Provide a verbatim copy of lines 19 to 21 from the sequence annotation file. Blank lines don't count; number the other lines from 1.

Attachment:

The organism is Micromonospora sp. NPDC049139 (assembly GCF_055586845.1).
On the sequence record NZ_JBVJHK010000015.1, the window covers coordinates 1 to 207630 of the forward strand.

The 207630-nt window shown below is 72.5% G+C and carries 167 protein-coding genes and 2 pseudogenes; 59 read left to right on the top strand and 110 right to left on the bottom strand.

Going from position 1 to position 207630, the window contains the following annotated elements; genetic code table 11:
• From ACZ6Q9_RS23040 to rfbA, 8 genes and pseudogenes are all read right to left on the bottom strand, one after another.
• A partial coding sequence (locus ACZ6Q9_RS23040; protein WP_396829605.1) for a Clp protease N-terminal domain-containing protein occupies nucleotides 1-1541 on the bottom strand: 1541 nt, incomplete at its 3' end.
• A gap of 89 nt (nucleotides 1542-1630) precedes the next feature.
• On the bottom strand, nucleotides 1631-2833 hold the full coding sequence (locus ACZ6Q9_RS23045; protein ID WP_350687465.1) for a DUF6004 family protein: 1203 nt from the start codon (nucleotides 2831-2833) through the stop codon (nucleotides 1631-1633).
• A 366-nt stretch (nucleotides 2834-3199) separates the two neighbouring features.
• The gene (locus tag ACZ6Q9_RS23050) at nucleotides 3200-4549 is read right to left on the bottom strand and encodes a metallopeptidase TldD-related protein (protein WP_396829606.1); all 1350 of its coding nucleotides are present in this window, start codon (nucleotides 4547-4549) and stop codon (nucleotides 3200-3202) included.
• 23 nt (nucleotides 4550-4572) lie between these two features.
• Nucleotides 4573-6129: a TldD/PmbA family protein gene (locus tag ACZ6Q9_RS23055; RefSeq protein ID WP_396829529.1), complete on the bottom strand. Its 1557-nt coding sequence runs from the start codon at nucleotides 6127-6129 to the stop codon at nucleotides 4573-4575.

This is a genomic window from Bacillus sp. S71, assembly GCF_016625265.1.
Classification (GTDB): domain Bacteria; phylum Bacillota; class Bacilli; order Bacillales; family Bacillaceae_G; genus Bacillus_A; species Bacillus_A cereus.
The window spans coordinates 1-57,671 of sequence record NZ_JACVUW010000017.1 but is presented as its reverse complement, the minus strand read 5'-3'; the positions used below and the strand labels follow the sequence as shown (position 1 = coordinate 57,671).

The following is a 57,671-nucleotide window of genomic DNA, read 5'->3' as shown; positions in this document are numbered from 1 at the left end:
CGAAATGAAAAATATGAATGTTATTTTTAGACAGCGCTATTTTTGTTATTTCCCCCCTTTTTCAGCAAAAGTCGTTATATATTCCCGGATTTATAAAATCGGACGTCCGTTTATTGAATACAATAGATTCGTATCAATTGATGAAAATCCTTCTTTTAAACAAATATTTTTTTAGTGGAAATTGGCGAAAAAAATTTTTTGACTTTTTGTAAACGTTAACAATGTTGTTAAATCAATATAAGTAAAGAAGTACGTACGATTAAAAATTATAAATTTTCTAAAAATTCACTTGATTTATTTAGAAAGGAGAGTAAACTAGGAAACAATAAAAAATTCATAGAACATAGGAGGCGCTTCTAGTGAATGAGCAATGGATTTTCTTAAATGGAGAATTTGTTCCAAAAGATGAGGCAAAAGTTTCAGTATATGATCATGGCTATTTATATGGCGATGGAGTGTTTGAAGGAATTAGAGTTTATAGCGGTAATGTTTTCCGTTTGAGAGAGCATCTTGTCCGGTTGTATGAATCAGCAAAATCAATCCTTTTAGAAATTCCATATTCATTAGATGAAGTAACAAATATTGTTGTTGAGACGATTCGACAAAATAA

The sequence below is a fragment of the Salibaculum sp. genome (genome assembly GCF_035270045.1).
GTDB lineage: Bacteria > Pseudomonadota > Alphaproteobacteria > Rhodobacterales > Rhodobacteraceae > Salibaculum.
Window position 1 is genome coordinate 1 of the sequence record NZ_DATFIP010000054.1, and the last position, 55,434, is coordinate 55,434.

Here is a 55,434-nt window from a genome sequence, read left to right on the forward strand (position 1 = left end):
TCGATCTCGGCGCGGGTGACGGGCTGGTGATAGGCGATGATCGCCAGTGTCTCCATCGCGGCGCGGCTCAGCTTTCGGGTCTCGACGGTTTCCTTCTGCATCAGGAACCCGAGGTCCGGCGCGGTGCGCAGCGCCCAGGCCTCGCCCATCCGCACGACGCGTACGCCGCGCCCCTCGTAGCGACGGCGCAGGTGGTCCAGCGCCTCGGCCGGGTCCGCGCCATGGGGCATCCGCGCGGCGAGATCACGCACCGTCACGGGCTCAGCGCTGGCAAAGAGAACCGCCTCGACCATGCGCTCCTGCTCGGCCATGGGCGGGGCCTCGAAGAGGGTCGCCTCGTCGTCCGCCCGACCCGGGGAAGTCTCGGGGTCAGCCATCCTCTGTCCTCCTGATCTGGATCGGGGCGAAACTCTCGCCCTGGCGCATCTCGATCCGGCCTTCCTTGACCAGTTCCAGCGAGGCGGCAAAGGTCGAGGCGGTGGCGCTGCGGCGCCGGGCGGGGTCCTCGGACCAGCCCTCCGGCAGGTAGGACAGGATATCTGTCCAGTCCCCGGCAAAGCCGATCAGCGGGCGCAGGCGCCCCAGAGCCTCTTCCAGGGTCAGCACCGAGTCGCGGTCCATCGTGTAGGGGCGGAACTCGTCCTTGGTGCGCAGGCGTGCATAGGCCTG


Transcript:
GTDB lineage: Bacteria > Pseudomonadota > Alphaproteobacteria > Rhodobacterales > Rhodobacteraceae > Salibaculum.
Window position 1 is genome coordinate 1 of the sequence record NZ_DATFIP010000054.1, and the last position, 55,434, is coordinate 55,434.

Here is a 55,434-nt window from a genome sequence, read left to right on the forward strand (position 1 = left end):